Billfish Research

Black marlin (Makaira indica). The billfish researchers at SWFSC provide information for the conservation and rational management of billfish resources in the Pacific Ocean. Species of interest are Pacific blue marlin (Makaira nigricans), striped marlin (Kajikia audax), Indo-Pacific sailfish (Istiophorus platypterus), black marlin (Makaira indica), shortbill spearfish (Tetrapturus angustirostris), and broadbill swordfish (Xiphias gladius). Program staff are committed to providing sound fishery data analysis, fishery management information, and advice for U.S. fishery management councils and international agencies. 







Cooperative Billfish Tagging Program and International Billfish Angler Survey- The SWFSC administers the Cooperative Billfish Tagging Program and International Billfish Angler Survey, and since 1969, tagging materials have been provided to recreational billfish anglers around the world. The goal of this program is to provide information for the conservation and rational management of the billfish resources in the Pacific. Participation from recreational anglers, sportfishing clubs, commercial fishers, and agencies affiliated with the SWFSC provide the basis for locality specific catch-per-unit-effort (CPUE) data, creating over 50 years worth of time-series data available for these gamefish. The program receives tagging and angler information from locations across the Pacific on billfish such as blue marlin (Makaira nigricans), striped marlin (Kajikia audax), and sailfish (Istiophorus platypterus). Information on the distribution, migration patterns, and growth rate of billfish throughout the Pacific are also published in the Billfish Newsletter as an outreach program.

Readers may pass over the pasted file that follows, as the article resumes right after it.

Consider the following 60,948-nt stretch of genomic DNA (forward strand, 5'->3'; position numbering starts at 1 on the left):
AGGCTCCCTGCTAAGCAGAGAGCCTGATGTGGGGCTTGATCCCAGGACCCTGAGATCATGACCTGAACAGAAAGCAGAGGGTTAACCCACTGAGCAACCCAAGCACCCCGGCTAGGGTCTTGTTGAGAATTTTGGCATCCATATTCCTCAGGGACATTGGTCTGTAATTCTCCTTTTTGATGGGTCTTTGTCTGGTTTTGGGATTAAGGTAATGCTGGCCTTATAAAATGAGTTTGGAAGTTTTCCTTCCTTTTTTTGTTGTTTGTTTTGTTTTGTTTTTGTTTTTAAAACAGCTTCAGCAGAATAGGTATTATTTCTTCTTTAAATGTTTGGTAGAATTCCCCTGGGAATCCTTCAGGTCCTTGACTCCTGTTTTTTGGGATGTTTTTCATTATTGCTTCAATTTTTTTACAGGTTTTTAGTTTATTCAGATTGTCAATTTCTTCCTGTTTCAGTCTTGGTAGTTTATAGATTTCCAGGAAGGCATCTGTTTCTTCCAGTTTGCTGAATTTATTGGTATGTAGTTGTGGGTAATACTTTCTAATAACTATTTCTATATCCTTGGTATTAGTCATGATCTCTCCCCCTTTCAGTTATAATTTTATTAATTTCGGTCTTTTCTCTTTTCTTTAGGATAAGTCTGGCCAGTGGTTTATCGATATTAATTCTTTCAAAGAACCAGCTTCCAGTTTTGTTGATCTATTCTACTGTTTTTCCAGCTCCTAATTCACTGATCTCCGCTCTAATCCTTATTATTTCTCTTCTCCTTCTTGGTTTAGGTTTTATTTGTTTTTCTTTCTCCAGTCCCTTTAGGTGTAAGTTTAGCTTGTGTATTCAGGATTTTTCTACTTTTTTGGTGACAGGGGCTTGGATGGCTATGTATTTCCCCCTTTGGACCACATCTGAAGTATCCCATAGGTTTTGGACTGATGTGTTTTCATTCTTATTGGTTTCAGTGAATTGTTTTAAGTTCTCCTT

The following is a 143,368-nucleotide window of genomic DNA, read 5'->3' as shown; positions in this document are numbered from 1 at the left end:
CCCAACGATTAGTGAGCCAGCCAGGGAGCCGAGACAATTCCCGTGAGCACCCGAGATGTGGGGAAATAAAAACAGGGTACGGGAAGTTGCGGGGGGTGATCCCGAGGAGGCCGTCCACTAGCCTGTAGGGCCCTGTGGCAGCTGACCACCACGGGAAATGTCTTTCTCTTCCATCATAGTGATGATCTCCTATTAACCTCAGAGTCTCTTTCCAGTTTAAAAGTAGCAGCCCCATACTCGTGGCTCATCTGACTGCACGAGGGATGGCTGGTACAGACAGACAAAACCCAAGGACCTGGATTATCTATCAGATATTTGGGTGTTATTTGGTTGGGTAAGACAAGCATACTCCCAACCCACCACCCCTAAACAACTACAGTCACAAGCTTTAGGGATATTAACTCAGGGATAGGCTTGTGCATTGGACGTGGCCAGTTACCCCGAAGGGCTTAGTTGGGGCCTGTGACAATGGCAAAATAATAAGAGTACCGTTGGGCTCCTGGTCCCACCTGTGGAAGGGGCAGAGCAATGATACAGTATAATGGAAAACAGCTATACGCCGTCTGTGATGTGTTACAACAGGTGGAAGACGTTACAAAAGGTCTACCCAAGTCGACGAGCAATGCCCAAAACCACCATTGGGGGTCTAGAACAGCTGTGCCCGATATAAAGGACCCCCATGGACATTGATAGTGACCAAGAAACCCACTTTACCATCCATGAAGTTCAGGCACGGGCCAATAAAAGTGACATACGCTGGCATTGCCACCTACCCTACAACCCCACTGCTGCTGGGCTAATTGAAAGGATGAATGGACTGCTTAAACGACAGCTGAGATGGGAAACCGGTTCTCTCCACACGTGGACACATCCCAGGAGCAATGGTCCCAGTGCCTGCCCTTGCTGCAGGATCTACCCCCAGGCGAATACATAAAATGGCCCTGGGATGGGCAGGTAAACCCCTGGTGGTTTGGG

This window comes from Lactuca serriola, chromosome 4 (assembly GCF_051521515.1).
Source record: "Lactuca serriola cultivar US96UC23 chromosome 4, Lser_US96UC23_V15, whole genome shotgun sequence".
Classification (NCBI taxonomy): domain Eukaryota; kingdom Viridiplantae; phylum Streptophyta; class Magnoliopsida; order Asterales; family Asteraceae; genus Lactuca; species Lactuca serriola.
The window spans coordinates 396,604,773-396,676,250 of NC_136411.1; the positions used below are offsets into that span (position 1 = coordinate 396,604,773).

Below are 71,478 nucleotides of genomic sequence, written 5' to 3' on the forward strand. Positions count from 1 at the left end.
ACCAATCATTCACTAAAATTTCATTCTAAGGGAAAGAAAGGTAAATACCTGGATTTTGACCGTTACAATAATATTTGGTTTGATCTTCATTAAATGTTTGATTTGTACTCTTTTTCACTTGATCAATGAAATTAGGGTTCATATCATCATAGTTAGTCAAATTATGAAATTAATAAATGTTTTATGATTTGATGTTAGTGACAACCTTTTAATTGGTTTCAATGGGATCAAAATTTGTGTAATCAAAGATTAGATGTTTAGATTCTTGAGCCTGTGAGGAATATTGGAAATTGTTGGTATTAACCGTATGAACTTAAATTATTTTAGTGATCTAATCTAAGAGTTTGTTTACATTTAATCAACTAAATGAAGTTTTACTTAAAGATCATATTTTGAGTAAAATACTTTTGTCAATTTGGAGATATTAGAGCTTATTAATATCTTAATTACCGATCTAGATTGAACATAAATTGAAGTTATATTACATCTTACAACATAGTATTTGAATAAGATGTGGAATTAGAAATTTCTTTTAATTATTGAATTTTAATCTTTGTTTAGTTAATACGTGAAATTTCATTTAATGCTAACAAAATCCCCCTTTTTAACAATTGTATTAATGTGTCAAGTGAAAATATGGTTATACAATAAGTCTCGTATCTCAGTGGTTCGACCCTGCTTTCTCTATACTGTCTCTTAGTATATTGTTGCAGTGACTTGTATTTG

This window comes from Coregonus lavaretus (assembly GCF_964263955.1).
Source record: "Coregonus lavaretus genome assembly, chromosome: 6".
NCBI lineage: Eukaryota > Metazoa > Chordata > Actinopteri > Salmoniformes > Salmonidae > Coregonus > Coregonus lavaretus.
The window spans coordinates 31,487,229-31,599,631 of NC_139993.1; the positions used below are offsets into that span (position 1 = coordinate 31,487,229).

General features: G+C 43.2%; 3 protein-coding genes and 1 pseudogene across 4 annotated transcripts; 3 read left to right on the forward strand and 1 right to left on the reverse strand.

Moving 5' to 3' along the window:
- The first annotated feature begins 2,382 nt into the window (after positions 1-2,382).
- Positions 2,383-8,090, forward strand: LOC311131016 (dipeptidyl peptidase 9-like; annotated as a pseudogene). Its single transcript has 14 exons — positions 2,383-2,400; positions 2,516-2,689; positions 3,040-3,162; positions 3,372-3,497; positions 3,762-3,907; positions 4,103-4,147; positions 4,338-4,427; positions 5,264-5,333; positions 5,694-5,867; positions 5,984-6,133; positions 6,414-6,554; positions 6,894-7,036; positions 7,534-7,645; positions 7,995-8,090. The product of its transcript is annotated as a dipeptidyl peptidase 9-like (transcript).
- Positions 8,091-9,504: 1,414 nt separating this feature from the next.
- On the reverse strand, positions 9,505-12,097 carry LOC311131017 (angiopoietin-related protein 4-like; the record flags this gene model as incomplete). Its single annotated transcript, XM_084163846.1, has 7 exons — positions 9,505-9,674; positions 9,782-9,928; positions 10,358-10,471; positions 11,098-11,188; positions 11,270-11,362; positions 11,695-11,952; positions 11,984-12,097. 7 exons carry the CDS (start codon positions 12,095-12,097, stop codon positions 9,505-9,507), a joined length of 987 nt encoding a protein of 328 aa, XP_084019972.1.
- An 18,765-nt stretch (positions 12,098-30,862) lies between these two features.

Bycatch reduction in swordfish fisheries- Swordfish are the second most important HMS targeted in commercial fisheries off the U.S. West Coast. In recent years, swordfishing effort has declined dramatically due to regulations put in place to reduce bycatch of protected species including leatherback sea turtles. In an initiative called the Swordfish and Leatherback Use of Temperate Habitat (SLUTH), FRD is collaborating with SWFSC’s Marine Mammal and Turtle Division (MMTD) to reduce bycatch of leatherback turtles by developing a better understanding of habitat use for both species and subsequently increasing fishing selectivity. The hope is to capitalize on differences in habitat used during the day when swordfish move into deep water and leatherbacks remain shallow. In an ongoing study with the Pfleger Institute of Environmental Research The previous link is a link to Non-Federal government web site. Click to review NOAA Fisheries Disclaimer (PIER), pop-off satellite archival tags are deployed on swordfish to characterize daytime depths and habitat use. 


Citizen Science!

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